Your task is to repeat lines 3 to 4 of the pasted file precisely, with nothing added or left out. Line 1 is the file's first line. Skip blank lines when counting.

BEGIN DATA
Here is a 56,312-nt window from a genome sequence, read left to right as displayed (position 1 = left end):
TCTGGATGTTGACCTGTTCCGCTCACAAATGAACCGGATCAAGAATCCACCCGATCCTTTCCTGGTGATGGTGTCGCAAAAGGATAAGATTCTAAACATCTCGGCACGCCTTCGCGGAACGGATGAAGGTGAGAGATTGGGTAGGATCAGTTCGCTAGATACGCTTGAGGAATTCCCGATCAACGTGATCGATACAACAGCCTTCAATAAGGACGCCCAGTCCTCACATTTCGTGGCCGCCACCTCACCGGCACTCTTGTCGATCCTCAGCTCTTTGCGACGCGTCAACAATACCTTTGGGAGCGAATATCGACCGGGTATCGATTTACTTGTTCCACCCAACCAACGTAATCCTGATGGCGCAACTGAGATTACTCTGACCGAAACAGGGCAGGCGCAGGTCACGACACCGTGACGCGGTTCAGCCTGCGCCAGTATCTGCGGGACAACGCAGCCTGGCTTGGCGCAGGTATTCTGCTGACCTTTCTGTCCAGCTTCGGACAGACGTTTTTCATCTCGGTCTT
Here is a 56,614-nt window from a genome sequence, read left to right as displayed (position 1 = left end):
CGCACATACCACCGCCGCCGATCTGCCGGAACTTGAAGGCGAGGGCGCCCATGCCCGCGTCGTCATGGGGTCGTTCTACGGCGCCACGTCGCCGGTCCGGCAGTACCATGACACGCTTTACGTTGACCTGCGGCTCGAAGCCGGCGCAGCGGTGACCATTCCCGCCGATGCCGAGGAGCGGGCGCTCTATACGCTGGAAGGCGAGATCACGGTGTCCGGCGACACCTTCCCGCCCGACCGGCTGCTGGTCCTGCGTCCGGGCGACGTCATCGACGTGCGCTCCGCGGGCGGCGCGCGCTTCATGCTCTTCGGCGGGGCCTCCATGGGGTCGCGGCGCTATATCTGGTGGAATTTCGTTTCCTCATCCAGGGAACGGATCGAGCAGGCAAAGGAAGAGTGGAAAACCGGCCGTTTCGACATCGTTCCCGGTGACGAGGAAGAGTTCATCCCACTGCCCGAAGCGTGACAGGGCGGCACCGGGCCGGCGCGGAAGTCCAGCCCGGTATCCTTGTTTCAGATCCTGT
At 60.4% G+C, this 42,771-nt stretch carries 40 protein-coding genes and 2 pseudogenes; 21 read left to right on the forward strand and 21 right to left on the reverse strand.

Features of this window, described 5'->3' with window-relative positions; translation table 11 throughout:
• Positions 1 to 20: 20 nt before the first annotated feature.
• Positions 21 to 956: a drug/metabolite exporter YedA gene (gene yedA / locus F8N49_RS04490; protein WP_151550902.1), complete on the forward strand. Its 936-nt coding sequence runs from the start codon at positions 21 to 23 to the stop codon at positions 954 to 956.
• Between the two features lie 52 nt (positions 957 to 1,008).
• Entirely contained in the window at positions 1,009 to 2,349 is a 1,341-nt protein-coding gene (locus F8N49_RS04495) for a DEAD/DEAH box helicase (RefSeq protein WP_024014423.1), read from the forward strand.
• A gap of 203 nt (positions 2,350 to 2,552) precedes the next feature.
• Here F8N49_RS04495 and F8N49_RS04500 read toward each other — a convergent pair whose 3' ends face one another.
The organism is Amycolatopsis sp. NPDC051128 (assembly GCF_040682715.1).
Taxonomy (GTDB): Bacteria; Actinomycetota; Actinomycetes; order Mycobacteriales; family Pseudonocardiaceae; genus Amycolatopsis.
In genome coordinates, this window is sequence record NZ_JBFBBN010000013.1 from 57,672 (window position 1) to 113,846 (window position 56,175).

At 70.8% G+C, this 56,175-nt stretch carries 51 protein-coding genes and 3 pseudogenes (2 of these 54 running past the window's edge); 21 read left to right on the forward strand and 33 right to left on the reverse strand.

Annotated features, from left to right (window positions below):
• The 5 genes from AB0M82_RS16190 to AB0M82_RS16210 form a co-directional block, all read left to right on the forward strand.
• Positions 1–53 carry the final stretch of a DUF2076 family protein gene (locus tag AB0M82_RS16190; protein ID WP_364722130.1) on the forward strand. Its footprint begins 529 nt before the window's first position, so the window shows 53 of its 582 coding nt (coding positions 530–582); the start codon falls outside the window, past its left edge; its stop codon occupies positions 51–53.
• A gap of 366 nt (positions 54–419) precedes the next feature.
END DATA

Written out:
Here is a 56,614-nt window from a genome sequence, read left to right as displayed (position 1 = left end):
CGCACATACCACCGCCGCCGATCTGCCGGAACTTGAAGGCGAGGGCGCCCATGCCCGCGTCGTCATGGGGTCGTTCTACGGCGCCACGTCGCCGGTCCGGCAGTACCATGACACGCTTTACGTTGACCTGCGGCTCGAAGCCGGCGCAGCGGTGACCATTCCCGCCGATGCCGAGGAGCGGGCGCTCTATACGCTGGAAGGCGAGATCACGGTGTCCGGCGACACCTTCCCGCCCGACCGGCTGCTGGTCCTGCGTCCGGGCGACGTCATCGACGTGCGCTCCGCGGGCGGCGCGCGCTTCATGCTCTTCGGCGGGGCCTCCATGGGGTCGCGGCGCTATATCTGGTGGAATTTCGTTTCCTCATCCAGGGAACGGATCGAGCAGGCAAAGGAAGAGTGGAAAACCGGCCGTTTCGACATCGTTCCCGGTGACGAGGAAGAGTTCATCCCACTGCCCGAAGCGTGACAGGGCGGCACCGGGCCGGCGCGGAAGTCCAGCCCGGTATCCTTGTTTCAGATCCTGT